Third, Amici argue that the historical context in which Title XIX was enacted clearly demonstrates that neither Congress nor the states intended that states be required to fund medical practices or procedures which are opposed to valid state interests, such as Pennsylvania's interest in the protection of fetal life. In support of this argument, Amici rely in essence upon the argument that abortions were not legal, except under certain limited circumstances, in the majority of states at the time of Title XIX's enactment, that Congress could not have intended states to provide funds for illegal services and that the intent of the enacting Congress must prevail in future times. Finally, Amici argue that Pennsylvania has a strong, legitimate, rational interest in the life of the fetus and that it is inconceivable that Title XIX requires the states to fund procedures diametrically opposed to a state's strong interests.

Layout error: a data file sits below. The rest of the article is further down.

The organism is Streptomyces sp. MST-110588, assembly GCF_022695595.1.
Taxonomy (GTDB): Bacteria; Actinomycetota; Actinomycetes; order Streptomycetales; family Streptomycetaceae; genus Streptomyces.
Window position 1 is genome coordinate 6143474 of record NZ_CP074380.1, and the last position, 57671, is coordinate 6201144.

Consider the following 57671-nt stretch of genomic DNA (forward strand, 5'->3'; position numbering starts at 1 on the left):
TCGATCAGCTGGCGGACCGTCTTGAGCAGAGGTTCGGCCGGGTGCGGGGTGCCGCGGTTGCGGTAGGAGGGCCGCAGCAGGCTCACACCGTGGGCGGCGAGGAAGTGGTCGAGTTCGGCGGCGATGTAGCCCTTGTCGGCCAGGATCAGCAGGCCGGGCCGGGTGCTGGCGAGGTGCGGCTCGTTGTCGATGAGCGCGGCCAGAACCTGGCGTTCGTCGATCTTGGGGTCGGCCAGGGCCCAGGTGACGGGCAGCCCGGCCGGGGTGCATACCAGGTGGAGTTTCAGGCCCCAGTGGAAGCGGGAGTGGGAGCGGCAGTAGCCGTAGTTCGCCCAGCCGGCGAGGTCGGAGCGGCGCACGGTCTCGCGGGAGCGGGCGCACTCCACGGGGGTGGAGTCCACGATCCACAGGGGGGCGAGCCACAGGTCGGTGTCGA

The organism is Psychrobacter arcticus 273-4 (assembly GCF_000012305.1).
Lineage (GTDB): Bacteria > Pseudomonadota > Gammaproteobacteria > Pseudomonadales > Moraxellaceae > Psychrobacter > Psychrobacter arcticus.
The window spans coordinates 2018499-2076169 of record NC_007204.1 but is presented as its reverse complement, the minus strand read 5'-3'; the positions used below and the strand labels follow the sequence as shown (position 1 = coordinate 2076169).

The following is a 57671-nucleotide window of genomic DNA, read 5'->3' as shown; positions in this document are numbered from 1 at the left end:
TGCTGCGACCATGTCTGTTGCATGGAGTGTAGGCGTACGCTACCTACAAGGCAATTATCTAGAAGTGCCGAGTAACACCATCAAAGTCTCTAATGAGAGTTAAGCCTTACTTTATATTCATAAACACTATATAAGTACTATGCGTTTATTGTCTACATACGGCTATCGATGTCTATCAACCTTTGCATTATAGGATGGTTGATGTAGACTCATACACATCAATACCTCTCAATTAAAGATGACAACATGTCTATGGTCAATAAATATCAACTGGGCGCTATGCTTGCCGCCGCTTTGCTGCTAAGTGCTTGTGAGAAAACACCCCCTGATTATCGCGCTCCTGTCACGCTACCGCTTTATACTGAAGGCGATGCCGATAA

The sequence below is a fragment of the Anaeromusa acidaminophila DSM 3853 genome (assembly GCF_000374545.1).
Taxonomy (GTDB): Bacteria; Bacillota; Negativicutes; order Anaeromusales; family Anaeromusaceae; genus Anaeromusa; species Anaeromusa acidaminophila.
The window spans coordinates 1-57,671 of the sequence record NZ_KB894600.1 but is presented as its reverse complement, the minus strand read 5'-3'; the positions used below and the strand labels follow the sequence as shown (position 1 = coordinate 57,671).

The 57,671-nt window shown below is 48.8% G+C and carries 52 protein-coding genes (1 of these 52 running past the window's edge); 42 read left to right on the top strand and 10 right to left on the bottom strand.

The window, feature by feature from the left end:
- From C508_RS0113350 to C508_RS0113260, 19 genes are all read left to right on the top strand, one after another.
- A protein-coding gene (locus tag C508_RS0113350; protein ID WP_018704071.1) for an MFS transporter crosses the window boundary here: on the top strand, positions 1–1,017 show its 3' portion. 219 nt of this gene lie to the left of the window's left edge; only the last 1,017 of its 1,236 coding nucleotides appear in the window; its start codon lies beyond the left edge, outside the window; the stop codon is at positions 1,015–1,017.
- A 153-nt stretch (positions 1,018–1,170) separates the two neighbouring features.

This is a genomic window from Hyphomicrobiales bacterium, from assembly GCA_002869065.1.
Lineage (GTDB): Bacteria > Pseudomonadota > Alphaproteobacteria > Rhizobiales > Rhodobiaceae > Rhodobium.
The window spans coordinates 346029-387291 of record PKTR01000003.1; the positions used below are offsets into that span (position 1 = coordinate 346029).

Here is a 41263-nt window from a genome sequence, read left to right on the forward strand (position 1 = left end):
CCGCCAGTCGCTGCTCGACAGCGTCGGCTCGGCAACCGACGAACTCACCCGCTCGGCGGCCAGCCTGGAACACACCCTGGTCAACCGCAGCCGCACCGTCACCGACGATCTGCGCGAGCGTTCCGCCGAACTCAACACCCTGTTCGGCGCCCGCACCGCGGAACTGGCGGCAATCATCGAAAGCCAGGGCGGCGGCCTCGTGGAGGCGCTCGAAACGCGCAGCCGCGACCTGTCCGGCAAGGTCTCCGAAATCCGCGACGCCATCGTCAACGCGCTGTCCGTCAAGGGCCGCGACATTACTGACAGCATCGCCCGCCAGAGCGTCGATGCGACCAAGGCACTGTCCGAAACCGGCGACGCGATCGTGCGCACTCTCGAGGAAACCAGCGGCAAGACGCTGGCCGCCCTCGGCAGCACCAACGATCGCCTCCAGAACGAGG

First, with respect to the issue of the standing of the four different types of plaintiffs to assert their federal statutory claims on their own behalf and on behalf of others, it is well settled that a party has standing to assert a claim if that party has alleged that the challenged action has caused or will cause him injury in fact, economic or otherwise, I. e., that the party has such a personal stake in the outcome of the controversy that it is insured that the dispute sought to be adjudicated will be presented in an adversary context and in a form capable of judicial resolution, and if that party is a proper proponent of the particular legal rights they assert. Singleton v. Wulff, 428 U.S. 106, 112, 96 S. Ct. 2868, 49 L. Ed. 2d 826 (1976); Roe v. Wade, 410 U.S. 113, 123-125, 93 S. Ct. 705, 35 L. Ed. 2d 147 (1973); Data Processing Service v. Camp, 397 U.S. 150, 152, 90 S. Ct. 827, 25 L. Ed. 2d 184 (1970); Baker v. Carr, 369 U.S. 186, 204, 82 S. Ct. 691, 7 L. Ed. 2d 663 (1962). With respect to the standing of the named women plaintiffs and the women-class, Casey concedes, and we hold, that the named women plaintiffs, on their own behalf and on behalf of the women-class, and the women-class have standing to assert their federal statutory claims in this action. Roe v. Wade, supra, 410 U.S. at 124-125, 93 S. Ct. 705. Second, we hold that plaintiff doctors Franklin and Gerstley have standing to assert their federal statutory claims on their own behalf and on behalf of the doctor-class. In the complaint, Franklin and Gerstley allege that they are licensed obstetrician-gynecologists who perform and who desire to continue performing, medically necessary abortions for women eligible for medical assistance and that their best medical judgment will be impaired if their clients are unable to obtain medically necessary services because of the state's refusal to reimburse them for such services. These allegations of injury in fact and of a classically adverse relationship between the parties are sufficient to support the standing of the physician plaintiffs to assert their statutory claims on their own behalf. Singleton v. Wulff, supra, 428 U.S. at 109-110, 113, 96 S. Ct. 2868. We find, further, that the plaintiff physicians have standing to assert the claims of the doctor-class. Id., at 114-115, 96 S. Ct. 2868. However, because the named women plaintiffs and the women-class appear to be adequate representatives of their own interests, we do not decide whether the physicians have standing to assert claims on behalf of the women-class. Id., at 115-116, 96 S. Ct. 2868.